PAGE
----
As I went on to reflect about the meaning of truth and the way we try to defend and contest for our partial versions of it, I realised that there is another word we use which, like truth, needs no defence. That word is goodness. Both truth and goodness, when they are fully realised, will never take refuge in violence; they will always reach out with loving compassion and understanding to places and people where they are absent. ‘Overcome evil with good’, said Paul. How we actually do that in practice raises many problems. I am not suggesting for a moment that Paul’s injunction is an easy one to follow but at least we can see that he is right, even if we don’t know how to put what he says into practice every time.

Our blog has encountered many situations where a individual or group seeks to impose a version of ‘truth’ on another, using coercion and force. Our Pentecost motet about the Holy Spirit suggests that their understanding of truth is simply wrong because Spirit or divine truth never has to defend or promote itself in this way. This truth that is being referred to is one that we are, at best, moving towards or aiming at. The truth of God himself can never be possessed . If Christians were ever to be able to agree that none of us in fact possesses God’s truth, then ecumenism could begin to be reborn. This would say, in so many words, that each Christian tradition has glimpsed something of God in their time and context. To use another image, Christians within different traditions have all been given different pieces of vast complex jigsaw puzzle. Many of the pieces have been revealed but there are perhaps still more to be found in the future. A general acceptance of this idea of the incompleteness of ‘truth’ would help to take away the antagonism and the hostility that exists among and between Christians, just as it also exists within Islam.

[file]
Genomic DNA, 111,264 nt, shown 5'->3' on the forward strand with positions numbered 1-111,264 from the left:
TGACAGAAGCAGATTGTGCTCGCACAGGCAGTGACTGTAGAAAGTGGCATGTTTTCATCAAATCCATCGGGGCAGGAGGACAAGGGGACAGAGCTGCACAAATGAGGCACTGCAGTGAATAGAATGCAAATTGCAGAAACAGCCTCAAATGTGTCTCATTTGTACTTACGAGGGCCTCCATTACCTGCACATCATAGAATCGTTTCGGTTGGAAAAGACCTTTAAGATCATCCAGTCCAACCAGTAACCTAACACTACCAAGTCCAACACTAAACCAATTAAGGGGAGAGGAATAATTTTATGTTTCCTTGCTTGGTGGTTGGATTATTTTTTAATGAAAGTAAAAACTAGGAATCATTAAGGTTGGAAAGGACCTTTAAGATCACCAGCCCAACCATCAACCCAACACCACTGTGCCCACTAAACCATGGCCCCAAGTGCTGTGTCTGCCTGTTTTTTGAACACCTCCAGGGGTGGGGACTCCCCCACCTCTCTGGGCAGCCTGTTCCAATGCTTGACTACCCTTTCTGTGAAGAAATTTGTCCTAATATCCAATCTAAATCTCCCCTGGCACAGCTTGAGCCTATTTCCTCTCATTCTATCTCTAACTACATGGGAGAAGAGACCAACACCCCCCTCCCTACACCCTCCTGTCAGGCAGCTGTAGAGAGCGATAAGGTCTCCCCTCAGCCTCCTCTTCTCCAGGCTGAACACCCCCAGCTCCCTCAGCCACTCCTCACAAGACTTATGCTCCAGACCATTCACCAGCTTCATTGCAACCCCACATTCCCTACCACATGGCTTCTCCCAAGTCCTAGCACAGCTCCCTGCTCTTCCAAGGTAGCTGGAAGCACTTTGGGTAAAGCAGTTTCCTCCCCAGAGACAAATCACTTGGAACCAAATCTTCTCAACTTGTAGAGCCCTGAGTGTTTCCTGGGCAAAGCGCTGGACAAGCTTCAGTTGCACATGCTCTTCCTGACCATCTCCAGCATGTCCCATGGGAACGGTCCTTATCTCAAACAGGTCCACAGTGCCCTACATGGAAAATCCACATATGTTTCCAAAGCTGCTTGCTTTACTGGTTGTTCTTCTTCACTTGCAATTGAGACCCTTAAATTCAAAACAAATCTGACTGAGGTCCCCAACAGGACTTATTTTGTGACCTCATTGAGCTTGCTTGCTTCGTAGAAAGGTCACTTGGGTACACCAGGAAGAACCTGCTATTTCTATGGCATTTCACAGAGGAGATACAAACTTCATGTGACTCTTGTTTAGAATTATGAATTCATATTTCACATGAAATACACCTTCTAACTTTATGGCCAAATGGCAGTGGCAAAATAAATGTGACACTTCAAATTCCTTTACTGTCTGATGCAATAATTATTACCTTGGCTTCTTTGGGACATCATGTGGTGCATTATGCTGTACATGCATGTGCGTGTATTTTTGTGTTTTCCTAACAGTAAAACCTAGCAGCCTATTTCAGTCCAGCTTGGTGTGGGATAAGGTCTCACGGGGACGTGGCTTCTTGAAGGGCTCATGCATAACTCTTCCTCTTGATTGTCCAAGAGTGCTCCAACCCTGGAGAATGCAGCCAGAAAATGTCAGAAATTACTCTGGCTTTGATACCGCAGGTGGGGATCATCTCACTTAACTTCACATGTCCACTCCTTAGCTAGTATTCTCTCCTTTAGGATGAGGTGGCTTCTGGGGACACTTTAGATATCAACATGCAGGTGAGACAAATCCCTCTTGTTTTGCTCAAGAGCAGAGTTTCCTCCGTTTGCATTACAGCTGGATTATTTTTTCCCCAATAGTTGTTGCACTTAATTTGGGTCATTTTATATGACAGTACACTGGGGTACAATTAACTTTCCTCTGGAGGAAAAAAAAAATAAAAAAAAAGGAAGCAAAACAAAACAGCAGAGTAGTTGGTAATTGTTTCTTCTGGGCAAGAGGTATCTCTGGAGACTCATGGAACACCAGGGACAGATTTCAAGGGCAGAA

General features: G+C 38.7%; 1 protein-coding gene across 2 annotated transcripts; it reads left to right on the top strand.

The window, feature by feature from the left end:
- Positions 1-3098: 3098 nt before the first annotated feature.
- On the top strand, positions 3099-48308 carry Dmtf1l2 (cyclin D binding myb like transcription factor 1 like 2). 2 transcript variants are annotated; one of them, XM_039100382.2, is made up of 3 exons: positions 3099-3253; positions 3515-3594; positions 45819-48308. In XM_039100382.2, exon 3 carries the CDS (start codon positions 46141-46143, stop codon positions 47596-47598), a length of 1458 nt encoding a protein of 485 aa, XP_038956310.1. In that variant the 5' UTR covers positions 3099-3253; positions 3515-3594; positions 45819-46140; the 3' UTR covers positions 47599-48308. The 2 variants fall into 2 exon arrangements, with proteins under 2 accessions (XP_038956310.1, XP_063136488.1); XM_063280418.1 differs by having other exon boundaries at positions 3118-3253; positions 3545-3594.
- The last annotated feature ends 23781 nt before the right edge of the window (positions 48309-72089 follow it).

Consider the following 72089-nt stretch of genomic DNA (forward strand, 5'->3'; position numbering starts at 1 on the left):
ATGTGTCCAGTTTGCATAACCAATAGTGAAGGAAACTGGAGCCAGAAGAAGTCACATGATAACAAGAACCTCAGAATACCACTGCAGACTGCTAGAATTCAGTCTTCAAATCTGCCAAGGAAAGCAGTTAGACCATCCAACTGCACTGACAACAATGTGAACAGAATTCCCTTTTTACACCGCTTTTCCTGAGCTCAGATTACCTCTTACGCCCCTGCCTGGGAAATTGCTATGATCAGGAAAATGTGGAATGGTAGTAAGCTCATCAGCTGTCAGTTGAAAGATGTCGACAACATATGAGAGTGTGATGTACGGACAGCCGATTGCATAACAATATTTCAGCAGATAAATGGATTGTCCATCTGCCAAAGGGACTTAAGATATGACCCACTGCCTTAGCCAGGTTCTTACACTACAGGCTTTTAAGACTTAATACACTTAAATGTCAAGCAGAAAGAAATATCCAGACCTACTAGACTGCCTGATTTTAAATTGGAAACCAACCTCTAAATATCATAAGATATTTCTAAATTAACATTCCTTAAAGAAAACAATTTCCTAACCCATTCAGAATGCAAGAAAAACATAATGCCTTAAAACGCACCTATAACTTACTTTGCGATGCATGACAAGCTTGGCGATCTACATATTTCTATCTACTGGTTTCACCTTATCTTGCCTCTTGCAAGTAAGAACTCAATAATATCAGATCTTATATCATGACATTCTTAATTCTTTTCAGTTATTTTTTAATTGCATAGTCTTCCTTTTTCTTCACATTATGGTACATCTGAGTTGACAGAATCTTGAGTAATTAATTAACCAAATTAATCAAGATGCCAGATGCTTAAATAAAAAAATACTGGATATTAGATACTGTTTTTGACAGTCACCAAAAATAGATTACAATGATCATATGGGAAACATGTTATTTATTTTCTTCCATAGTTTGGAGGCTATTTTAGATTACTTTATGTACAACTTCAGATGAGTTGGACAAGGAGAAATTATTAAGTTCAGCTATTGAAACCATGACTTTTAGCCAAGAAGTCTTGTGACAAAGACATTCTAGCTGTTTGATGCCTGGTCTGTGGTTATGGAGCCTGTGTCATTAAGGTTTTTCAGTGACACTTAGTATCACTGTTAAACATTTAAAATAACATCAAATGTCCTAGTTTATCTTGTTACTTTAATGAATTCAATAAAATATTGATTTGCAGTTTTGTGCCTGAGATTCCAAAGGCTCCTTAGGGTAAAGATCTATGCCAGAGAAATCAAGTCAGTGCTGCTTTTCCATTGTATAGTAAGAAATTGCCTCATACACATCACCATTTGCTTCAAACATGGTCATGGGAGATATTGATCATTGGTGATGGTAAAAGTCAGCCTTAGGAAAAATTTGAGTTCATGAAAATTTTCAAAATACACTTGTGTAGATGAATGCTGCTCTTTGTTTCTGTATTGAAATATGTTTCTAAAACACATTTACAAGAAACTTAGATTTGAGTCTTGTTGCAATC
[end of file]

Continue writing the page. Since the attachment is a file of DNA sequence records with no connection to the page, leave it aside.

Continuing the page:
If all Christians were truly to believe in a truth that ‘ends all strife’, then we could start to see a healing of all the centuries old divisions that exist at present. One particular quality that has to be reborn, and which is in short supply at present, is the gift of humility. One Christian would need to say to another. Our traditions are different from one another but you have something to teach me. Learning from another Christian is one way to remove the arrogance and superiority about others that corrupts many Christian bodies. To strip away the centuries of caricatures directed towards other groups and focus on the actual experiences that have brought Christian bodies closer to God, would indeed be a revolution. The sad reality is that many Christian groups are defined, not by their fresh understandings of God, but through a polemical stand that was taken by a founder, decades or centuries before. The word ‘Protestant’ has this double meaning, one good and one bad. The good meaning of ‘protest’ is the proclamation of a new insight or discovery of the Christian gospel. The bad meaning is the targeting of other Christian bodies which are opposed for reasons that have nothing to do with God, but are perhaps social, personal or political.